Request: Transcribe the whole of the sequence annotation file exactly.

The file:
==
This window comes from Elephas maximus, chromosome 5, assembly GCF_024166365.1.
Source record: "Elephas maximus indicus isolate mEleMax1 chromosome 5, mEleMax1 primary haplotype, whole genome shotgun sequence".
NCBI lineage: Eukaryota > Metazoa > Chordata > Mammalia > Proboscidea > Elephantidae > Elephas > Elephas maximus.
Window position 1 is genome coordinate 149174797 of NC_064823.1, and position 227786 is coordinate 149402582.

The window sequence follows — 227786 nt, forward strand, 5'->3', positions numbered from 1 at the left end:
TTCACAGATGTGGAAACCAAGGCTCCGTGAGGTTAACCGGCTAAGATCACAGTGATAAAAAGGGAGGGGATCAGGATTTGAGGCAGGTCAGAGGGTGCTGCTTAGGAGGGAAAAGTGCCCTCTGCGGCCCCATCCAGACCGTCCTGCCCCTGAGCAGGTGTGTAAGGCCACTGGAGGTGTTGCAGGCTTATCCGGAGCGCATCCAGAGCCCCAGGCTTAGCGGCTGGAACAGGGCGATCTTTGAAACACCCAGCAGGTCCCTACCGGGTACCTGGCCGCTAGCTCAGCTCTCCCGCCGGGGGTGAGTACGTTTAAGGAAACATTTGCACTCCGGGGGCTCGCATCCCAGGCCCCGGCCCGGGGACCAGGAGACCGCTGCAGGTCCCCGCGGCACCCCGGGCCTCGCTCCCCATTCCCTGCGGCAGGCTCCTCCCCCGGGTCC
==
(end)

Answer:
This window comes from Elephas maximus, chromosome 5, assembly GCF_024166365.1.
Source record: "Elephas maximus indicus isolate mEleMax1 chromosome 5, mEleMax1 primary haplotype, whole genome shotgun sequence".
NCBI lineage: Eukaryota > Metazoa > Chordata > Mammalia > Proboscidea > Elephantidae > Elephas > Elephas maximus.
Window position 1 is genome coordinate 149174797 of NC_064823.1, and position 227786 is coordinate 149402582.

The window sequence follows — 227786 nt, forward strand, 5'->3', positions numbered from 1 at the left end:
TTCACAGATGTGGAAACCAAGGCTCCGTGAGGTTAACCGGCTAAGATCACAGTGATAAAAAGGGAGGGGATCAGGATTTGAGGCAGGTCAGAGGGTGCTGCTTAGGAGGGAAAAGTGCCCTCTGCGGCCCCATCCAGACCGTCCTGCCCCTGAGCAGGTGTGTAAGGCCACTGGAGGTGTTGCAGGCTTATCCGGAGCGCATCCAGAGCCCCAGGCTTAGCGGCTGGAACAGGGCGATCTTTGAAACACCCAGCAGGTCCCTACCGGGTACCTGGCCGCTAGCTCAGCTCTCCCGCCGGGGGTGAGTACGTTTAAGGAAACATTTGCACTCCGGGGGCTCGCATCCCAGGCCCCGGCCCGGGGACCAGGAGACCGCTGCAGGTCCCCGCGGCACCCCGGGCCTCGCTCCCCATTCCCTGCGGCAGGCTCCTCCCCCGGGTCC